The next UEARC 2018 conference will be held in Cairo on February 21-23, 2018. 

Further information
Planer BT37 Benchtop incubator



Tendon decellularisation by freeze thawing

Decellularisation of tendon tissue plays a pivotal role in current tissue engineering approaches for in vitro research as well as for the translation of graft based tendon restoration in clinics. Automation of the decellularisation steps such as freeze-thawing is crucial for the development of more standardised decellularisation protocols and commercial graft production under good manufacturing practice (GMP) conditions in the future. Decellularised tissues represent the ideal natural scaffold for many research applications in tissue science and hold great promise as possible transplants for medical applications. Decellularisation of tissues can be performed using physical, chemical and enzymatic methods but to achieve good results for the removal of cells with the conservation of the extracellular matrix, a combination of techniques needs to be explored for the different tissue types to find the optimal method.

Researchers at the Translational Centre for Regenerative Medicine at the University of Leipzig in Germany recently demonstrated that the application of freeze-thaw cycles prior to treatment with detergents enhanced the effectiveness of the decellularisation procedure.  A new paper published in BMC Biotechnology by Susanne Roth, Sina Glauche, Janina Burk and others shows that using a controlled rate freezer gives precision and repeatability to the process.

Automated freeze-thaw cycles performed by the Planer Kryo 360 liquid nitrogen based controlled rate freezer were effective for the freeze-thaw procedures for decellularisation of equine superficial digital flexor tendons. The automation of this key procedure in decellularisation of large tendon samples is an important step towards the processing of large sample quantities under standardised and GMP conditions with a view to the production of commercially available tendon graft-based materials for application in human and veterinary medicine.

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Cryo safety for the embryologist

Following the recent death of a police officer investigating a leakage of liquid nitrogen (LN2) in Atlanta, Georgia, USA, cryo safety has become a topical issue. A survey of the risks associated with it by Mathew Tomlinson and David Morroll, reported in Human Fertility (, concluded that incidents involving liquid nitrogen were more frequent than expected, and that training and awareness of risks associated with cryo stores was generally lacking. Steve Fleming and Alex Varghese have edited a book with a useful chapter on ‘Cryobank Management’, (by John Ryan) called the Organization and Management of IVF Units, published by Springer Science.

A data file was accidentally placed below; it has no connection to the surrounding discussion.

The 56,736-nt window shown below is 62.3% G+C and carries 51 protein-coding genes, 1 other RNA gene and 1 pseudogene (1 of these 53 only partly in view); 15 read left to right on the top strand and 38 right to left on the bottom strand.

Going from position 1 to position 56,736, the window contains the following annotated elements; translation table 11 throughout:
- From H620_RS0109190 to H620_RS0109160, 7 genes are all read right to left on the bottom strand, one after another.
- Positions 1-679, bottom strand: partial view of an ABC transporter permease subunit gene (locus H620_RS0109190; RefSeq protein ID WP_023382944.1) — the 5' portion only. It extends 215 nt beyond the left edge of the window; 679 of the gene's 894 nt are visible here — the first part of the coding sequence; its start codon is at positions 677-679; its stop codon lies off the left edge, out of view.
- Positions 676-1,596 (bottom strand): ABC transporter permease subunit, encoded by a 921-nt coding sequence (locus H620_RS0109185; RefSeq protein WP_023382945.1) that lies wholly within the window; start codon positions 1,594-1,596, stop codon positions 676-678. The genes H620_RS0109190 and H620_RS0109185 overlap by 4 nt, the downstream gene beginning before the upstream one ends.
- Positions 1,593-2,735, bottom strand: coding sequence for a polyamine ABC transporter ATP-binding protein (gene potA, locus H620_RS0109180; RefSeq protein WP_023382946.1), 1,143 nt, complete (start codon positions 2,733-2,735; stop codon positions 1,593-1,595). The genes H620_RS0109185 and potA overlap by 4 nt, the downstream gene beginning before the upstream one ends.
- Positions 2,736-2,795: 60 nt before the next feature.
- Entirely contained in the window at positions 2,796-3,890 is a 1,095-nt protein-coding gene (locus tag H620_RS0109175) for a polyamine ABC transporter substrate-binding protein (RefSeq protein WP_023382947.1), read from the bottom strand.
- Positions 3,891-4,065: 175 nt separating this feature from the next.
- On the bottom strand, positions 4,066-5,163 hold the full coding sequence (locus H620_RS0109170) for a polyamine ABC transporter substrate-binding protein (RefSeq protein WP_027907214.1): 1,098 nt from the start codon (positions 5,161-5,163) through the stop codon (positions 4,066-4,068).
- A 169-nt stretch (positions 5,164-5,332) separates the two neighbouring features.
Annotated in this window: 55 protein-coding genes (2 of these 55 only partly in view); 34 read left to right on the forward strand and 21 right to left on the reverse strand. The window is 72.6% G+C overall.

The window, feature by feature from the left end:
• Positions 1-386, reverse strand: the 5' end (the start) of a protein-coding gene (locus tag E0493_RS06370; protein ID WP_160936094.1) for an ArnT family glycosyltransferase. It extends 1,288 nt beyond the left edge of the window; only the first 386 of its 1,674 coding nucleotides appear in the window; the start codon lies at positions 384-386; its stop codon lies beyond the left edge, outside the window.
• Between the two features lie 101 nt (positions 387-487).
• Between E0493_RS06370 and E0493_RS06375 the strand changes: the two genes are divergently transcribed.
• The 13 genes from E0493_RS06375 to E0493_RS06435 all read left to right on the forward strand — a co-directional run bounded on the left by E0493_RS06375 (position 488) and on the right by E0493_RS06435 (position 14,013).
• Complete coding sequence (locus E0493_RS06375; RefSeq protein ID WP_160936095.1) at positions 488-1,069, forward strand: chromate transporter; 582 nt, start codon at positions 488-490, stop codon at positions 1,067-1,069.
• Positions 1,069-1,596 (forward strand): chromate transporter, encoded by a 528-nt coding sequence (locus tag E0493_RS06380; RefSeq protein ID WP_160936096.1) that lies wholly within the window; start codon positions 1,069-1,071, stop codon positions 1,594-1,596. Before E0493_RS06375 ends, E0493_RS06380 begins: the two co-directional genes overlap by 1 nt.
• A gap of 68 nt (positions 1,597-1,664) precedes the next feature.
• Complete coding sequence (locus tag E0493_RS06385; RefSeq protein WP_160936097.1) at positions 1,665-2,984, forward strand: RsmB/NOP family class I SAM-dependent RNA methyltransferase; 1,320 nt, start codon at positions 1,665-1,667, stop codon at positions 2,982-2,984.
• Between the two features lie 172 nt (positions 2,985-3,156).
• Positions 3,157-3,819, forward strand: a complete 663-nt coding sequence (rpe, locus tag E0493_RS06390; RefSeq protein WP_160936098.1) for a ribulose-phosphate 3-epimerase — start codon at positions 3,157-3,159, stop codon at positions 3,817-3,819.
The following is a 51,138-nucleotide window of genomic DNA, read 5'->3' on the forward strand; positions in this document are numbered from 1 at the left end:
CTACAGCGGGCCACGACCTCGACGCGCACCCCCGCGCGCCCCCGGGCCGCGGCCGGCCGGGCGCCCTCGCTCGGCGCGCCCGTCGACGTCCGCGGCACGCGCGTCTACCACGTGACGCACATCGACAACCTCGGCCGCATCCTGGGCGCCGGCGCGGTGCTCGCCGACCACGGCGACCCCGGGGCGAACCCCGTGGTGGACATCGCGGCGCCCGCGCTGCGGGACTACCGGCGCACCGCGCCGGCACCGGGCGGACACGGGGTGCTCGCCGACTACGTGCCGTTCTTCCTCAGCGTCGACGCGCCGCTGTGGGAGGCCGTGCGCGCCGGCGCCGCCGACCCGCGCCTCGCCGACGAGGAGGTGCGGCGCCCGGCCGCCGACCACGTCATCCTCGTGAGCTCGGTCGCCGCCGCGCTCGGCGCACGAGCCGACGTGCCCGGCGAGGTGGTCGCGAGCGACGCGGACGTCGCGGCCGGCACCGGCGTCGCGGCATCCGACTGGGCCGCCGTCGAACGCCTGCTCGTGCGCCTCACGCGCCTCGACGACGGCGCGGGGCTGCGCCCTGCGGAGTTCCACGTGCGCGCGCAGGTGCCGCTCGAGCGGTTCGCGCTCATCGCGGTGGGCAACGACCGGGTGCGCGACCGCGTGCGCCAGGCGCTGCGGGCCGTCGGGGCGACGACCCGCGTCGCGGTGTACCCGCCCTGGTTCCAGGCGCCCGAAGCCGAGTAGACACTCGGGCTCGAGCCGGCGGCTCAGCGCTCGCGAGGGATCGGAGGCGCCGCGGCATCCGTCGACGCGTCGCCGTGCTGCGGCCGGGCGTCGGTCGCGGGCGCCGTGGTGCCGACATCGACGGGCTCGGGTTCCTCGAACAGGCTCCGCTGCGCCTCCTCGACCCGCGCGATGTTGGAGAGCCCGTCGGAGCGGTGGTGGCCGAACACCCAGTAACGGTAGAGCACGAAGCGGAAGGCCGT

Steve (pictured here) and Alex say that an important starting point in liquid nitrogen cryo safety is the actual design of the cryo store where most handling of liquid nitrogen will occur. Because liquid nitrogen expands rapidly as it boils at -196 ºC, the liquid:gas expansion ratio being approximately 1:700, it can dramatically reduce the concentration of oxygen in the atmosphere within an enclosed or poorly ventilated space, leading to asphyxiation without any warning symptoms. Therefore, it is essential to install an oxygen monitor within a cryo store to provide early visible and audible warning.

It is also well known that liquid nitrogen and its vapour can potentially inflict burns or frostbite, if mishandled. So staff working within a cryo store will need special gloves and safety glasses along with face shields, aprons, fully enclosed shoes and long sleeved clothing. It will be necessary to educate staff in the variety of hazards associated with handling and storing liquid nitrogen. Instructions should include written standard operating procedures (SOPs) and prominently displayed notices within the cryo store, including evacuation maps. In addition to burns and frostbite, the typical hazards that staff may be exposed to include eye injury and/or infection resulting from explosion of straws or cryovials due to rapidly expanding nitrogen upon warming of any liquid nitrogen that may have seeped into them during cryo storage.

In many countries, provision of a licence to provide a clinical embryology service is contingent upon having in place appropriate monitoring, alarms, safety equipment, policies and procedures necessary to deal with unexpected leaks or spills of liquid nitrogen from bulk liquid nitrogen supply tanks or storage dewars. From a European perspective, the European Society of Human Reproduction guidelines for good practice ( cover cryo safety in embryology laboratories in considerable detail. However, not all countries where cryo storage of gametes and embryos is performed have a similar regulatory framework for protection of staff. Under such circumstances, it is very important that cryo store working areas remain well ventilated when in use and that staff do not work alone or investigate any low oxygen alarms on their own.

In an ideal world, nobody would suffer any injuries from working with liquid nitrogen, but in the real world tragedies such as those that occurred recently can happen so we must insist on best practice when handling liquid nitrogen to minimise the risks to ourselves and our colleagues working within embryology laboratories.

Further information

Steven D. Fleming & Alex C. Varghese, Editors, Organization and Management of IVF Units
A Practical Guide for the Clinician  Springer Science  ISBN 978-3-319-29371-4

Cryosafety in the Embryology Laboratory: Download full text PDF

BCGA code on LN2 50 litre dewars